Chef Rautureau: From the heart to the heart. I mean, from one heart to another. It’s like a little love story.

Bill Harper: It is a love story.

Chef Rautureau: Probably is love of life, for sure.

Bill Harper: Absolutely. Yeah. So how did Chef Rautureau from a small town in France who came to America on a newspaper ad with $14 in his pocket end up in Seattle?

Chef Rautureau: Started with 14 bucks in my pocket and never looked back. I was in Los Angeles for five years and then came to Seattle to see that same buddy had moved back up to Seattle with his wife, Caroline, and so went to visit Cyril and Caroline in Seattle and went to this place called Rover’s, had just got the little review in the LA Time. And little house converted into a restaurant, very small, 24 seats. Went into there. So bought the restaurant with a partner, and two years later, I bought my partner and never looked back. Been flying solo ever since, and it’s been an incredible career. You know, in the last two year… No, not two years. In the last six months, and I have no restaurant left. You know, been working, and just the paperwork needs to be wrapped up and all that. But in general, I don’t have to go to restaurant every day. And I start looking back a little bit, which I never done in my entire life. It’s a bit weird and scary to see how much one can do in a lifetime. That’s a lot of blood, as they say. You know, it’s like lot of sweat, lots of tears, and lots of blood is given into that life. I feel like I’ve already worked two lifetimes since 14 years old. You know, the average day is such a long day. It’s like I’m 62. So at 61, I worked from 14 to 61. I’m like, “Yeah. In terms of hours, that’s definitely two lifetime of work.”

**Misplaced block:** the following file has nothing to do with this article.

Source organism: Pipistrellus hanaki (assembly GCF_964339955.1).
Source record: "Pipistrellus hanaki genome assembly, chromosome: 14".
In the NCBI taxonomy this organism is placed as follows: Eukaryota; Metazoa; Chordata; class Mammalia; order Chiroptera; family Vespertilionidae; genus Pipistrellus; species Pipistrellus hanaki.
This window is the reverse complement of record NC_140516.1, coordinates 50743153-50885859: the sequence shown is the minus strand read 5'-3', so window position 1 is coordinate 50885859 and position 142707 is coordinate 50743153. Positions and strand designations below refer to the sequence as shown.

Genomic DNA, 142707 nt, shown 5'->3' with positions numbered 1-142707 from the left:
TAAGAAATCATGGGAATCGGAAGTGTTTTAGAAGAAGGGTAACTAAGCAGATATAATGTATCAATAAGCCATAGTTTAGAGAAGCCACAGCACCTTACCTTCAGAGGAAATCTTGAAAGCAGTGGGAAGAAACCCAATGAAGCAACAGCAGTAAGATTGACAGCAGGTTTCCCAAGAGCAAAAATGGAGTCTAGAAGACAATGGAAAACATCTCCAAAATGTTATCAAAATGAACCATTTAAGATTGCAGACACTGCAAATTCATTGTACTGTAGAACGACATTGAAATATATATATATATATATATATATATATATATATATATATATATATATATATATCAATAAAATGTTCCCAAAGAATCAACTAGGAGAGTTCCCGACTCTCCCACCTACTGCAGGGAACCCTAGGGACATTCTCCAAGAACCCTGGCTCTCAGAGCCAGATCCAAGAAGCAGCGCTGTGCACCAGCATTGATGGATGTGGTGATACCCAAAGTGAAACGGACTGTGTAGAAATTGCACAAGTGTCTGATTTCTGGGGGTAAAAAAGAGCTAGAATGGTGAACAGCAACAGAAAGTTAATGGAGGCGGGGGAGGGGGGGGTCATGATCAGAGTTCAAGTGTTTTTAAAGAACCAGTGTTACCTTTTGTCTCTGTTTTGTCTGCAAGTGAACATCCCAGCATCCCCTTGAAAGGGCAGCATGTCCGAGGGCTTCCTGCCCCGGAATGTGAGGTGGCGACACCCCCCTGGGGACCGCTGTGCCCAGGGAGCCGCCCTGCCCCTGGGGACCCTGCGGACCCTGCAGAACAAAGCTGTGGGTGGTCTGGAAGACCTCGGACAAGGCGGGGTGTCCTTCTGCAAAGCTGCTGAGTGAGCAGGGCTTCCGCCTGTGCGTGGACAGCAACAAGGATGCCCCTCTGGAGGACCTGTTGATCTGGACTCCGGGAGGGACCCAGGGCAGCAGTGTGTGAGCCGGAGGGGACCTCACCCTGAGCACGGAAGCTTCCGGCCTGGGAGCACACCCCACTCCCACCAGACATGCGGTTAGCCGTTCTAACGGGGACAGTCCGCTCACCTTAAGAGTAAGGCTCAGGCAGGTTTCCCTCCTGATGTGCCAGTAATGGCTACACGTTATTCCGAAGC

Bill Harper: Yeah. Well, yeah. That summer that I was working in that French restaurant, it was 18-hour days 6 days a week. Yeah.

Chef Rautureau: And it’s not a joke. I was 14 years old. I was skinny like a green bean, like a small kid. I wasn’t tall. I was short on top of it. So that doesn’t help, but, I mean, I would work 7:30 in the morning. You would come downstairs. You have your coffee, your cigarette…

Bill Harper: [inaudible 00:08:52] .

Chef Rautureau: …non-filter first thing in the morning. I mean, talking about the worst health ever. Most importantly, the heart was definitely taking a beating because you were pumping really hard all day long. But anyway, yeah. I mean, you start at 7:30 in the morning. The chef would come at quarter to eight. We had an 1897 coal stove, all beautiful porcelain and metal and, of course, iron. But every morning, we’d have to fill up the… Three times a day, we had to fill up from the pile of coal and then fill up the stove, taking the rings off, filling up the stove. I mean, looking back, I’m like, “That’s pretty cool. Looking in, absolutely horrible.”